This is significant because it shows the limitations of desegregation efforts by single districts: one district’s ability to integrate schools is severely restricted by the fact that the composition of other districts drives segregation. As the research study put it, “No amount of within-district reassignment of students can overcome high levels of between-district segregation.”Some areas have addressed this issue by consolidating districts or busing students between districts.
What are some arguments against pursuing school integration?
Has the federal government pursued integration in recent years?
But former Secretary of Education Arne Duncan told The 74 that he would give himself “a pretty low grade” on school integration, a policy that was not included in the Obama administration's signature education initiative, Race to the Top, or in No Child Left Behind waivers.
Former Secretary of Education John King, a longtime advocate for integration, has supported such efforts by, for instance, using diversity as a criterion in awarding innovation grants, publicly advocating for more integrated schools, and proposing a budget item to advance integration. (The budget item was not funded by Congress, however.)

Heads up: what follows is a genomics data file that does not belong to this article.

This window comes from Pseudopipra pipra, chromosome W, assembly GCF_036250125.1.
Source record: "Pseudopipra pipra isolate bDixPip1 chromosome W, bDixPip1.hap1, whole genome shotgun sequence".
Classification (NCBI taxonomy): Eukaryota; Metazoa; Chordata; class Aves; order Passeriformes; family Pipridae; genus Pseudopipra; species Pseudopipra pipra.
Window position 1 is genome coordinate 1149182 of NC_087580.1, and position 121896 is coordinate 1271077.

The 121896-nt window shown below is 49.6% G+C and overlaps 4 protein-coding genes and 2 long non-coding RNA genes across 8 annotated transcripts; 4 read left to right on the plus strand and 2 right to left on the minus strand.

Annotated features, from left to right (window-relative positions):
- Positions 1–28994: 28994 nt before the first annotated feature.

King has stated that he supports voluntary integration efforts, as opposed to mandated busing or school reassignment. Notably, he will have only a short tenure and limited power to make significant changes in this area.However, the Trump administration seems unlikely to back school integration. The president-elect has talked about the issue little, if at all, and his education advisers have been sharply critical of the Department of Education’s Office for Civil Rights.